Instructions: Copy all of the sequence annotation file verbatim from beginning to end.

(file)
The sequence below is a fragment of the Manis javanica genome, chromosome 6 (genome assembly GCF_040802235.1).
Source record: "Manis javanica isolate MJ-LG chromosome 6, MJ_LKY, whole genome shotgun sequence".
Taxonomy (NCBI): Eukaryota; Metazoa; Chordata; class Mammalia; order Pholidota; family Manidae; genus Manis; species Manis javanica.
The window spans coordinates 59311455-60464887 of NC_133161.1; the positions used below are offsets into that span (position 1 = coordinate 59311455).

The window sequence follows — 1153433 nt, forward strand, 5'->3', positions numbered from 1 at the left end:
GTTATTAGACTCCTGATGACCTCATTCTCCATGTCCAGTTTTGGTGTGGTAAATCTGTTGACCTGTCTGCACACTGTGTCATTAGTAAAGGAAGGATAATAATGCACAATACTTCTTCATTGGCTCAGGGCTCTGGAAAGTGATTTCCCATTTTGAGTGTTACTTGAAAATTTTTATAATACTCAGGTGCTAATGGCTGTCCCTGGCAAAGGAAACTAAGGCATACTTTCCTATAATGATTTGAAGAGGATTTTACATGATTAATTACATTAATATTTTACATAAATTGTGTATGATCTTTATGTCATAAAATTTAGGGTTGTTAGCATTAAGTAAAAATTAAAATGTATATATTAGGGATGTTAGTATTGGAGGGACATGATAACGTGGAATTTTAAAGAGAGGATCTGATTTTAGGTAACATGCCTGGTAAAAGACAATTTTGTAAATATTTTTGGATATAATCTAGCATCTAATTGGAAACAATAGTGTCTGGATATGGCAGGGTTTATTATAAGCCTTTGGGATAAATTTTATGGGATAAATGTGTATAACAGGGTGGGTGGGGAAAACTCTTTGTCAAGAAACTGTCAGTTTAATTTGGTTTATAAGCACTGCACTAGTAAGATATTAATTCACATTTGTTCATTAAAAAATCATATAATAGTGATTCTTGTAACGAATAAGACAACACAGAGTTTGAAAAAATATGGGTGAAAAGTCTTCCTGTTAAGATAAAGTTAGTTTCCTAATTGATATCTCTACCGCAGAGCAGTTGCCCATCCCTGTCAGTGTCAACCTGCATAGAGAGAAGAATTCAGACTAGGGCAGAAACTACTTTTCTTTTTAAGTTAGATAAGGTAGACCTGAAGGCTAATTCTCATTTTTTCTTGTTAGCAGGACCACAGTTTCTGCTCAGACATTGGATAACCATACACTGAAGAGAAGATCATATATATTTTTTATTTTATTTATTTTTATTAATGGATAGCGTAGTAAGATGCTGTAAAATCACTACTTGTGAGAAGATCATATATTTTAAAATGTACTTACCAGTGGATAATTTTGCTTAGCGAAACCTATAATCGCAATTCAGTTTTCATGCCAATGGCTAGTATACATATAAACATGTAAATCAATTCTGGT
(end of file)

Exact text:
The sequence below is a fragment of the Manis javanica genome, chromosome 6 (genome assembly GCF_040802235.1).
Source record: "Manis javanica isolate MJ-LG chromosome 6, MJ_LKY, whole genome shotgun sequence".
Taxonomy (NCBI): Eukaryota; Metazoa; Chordata; class Mammalia; order Pholidota; family Manidae; genus Manis; species Manis javanica.
The window spans coordinates 59311455-60464887 of NC_133161.1; the positions used below are offsets into that span (position 1 = coordinate 59311455).

The window sequence follows — 1153433 nt, forward strand, 5'->3', positions numbered from 1 at the left end:
GTTATTAGACTCCTGATGACCTCATTCTCCATGTCCAGTTTTGGTGTGGTAAATCTGTTGACCTGTCTGCACACTGTGTCATTAGTAAAGGAAGGATAATAATGCACAATACTTCTTCATTGGCTCAGGGCTCTGGAAAGTGATTTCCCATTTTGAGTGTTACTTGAAAATTTTTATAATACTCAGGTGCTAATGGCTGTCCCTGGCAAAGGAAACTAAGGCATACTTTCCTATAATGATTTGAAGAGGATTTTACATGATTAATTACATTAATATTTTACATAAATTGTGTATGATCTTTATGTCATAAAATTTAGGGTTGTTAGCATTAAGTAAAAATTAAAATGTATATATTAGGGATGTTAGTATTGGAGGGACATGATAACGTGGAATTTTAAAGAGAGGATCTGATTTTAGGTAACATGCCTGGTAAAAGACAATTTTGTAAATATTTTTGGATATAATCTAGCATCTAATTGGAAACAATAGTGTCTGGATATGGCAGGGTTTATTATAAGCCTTTGGGATAAATTTTATGGGATAAATGTGTATAACAGGGTGGGTGGGGAAAACTCTTTGTCAAGAAACTGTCAGTTTAATTTGGTTTATAAGCACTGCACTAGTAAGATATTAATTCACATTTGTTCATTAAAAAATCATATAATAGTGATTCTTGTAACGAATAAGACAACACAGAGTTTGAAAAAATATGGGTGAAAAGTCTTCCTGTTAAGATAAAGTTAGTTTCCTAATTGATATCTCTACCGCAGAGCAGTTGCCCATCCCTGTCAGTGTCAACCTGCATAGAGAGAAGAATTCAGACTAGGGCAGAAACTACTTTTCTTTTTAAGTTAGATAAGGTAGACCTGAAGGCTAATTCTCATTTTTTCTTGTTAGCAGGACCACAGTTTCTGCTCAGACATTGGATAACCATACACTGAAGAGAAGATCATATATATTTTTTATTTTATTTATTTTTATTAATGGATAGCGTAGTAAGATGCTGTAAAATCACTACTTGTGAGAAGATCATATATTTTAAAATGTACTTACCAGTGGATAATTTTGCTTAGCGAAACCTATAATCGCAATTCAGTTTTCATGCCAATGGCTAGTATACATATAAACATGTAAATCAATTCTGGT